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free120/Block 2/Question#31 (reveal difficulty score)
A 10-year-old girl is brought to the office ...
It is a polymorphism 🔍 / 📺 / 🌳 / 📖

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 +23  upvote downvote
submitted by sugaplum(487)

Incase anyone else was thinking the same:
I was stuck between this and variant of unknown significance. However, variant of unknown significance is a sequence not a single nucleotide

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nbme4unme  Thank you for explaining, I selected the unknown significance answer as well! +5
dhkahat  lol fuck this test +19
chaosawaits  Because knowing this will definitely make me a better doctor /s +1

 +4  upvote downvote
submitted by bwdc(697)

A genetic variation in a particular nucleotide is by definition a polymorphism. Note that the question specifically states that the protein remains unchanged.

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 +3  upvote downvote
submitted by melchior(79)

A single-nucleotide polymorphism is a single nucleotide substitution that is present in at least 1% of the population (in this question, it is 7.5%). This fits the definition.

I'm not sure how to rule out variant of unknown significance. I guess since we known that the protein is unchanged, we can say that it is not significant (and therefore the significance is not unknown).

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 +2  upvote downvote
submitted by drdoom(1203)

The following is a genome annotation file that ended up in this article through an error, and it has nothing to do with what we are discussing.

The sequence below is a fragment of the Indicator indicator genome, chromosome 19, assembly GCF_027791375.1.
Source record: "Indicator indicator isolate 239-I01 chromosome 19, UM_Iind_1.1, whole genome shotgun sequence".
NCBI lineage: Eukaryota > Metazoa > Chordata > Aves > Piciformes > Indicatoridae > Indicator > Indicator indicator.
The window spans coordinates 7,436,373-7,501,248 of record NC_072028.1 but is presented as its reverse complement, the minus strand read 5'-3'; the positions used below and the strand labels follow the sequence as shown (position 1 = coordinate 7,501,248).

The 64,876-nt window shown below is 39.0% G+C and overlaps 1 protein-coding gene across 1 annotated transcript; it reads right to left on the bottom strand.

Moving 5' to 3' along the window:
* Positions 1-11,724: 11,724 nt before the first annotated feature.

Mom and her daughter have the same sequence of FBN1. What is special is that compared to a “normal” (wild-type) FBN1, mom and daughter have one little tiny mutation in their sequence: a single nucleotide (A,T,G,C) that is different than most other folks.

(Interestingly, this nucleotide difference does not alter the amino acid encoded by this part of the gene; that makes Choice D (change the folding of the protein) and Choice E (truncated protein) very unlikely.)

Back to our question. Even though mom and daughter have the same mutation, mom shows no signs of Marfan syndrome; this eliminates Choice A (disease-causing mutation in the patient and her mother).

You might think this is an example of variable expressivity (not an option but a good guess), and it might be.

In the stem they say:

The same nucleotide change is found in 15 of 200 individuals without Marfan syndrome.

Interesting! This means that in a “normal” sample of people (who have no signs of Marfan), 15 out of 200 still have this mutation.

(They don't say anything about how many Marfan people have the mutation but we don't need that information to answer the question.)

When a gene can be found in multiple “versions”, we call the gene polymorphic (literally, many-shapes or many-forms).

So the best response is Choice B (polymorphism).

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 +1  upvote downvote
submitted by meryen13(48)

genetic polymorphism means that there are different alleles (alternative form of a gene that arises by mutation) of the same gene in the population. that is exactly what this question was explaining. now sequence variant means: A “sequence variant” is a surrogate term covering any unintentional amino acid substitutions, omissions, or insertions during protein biosynthesis.

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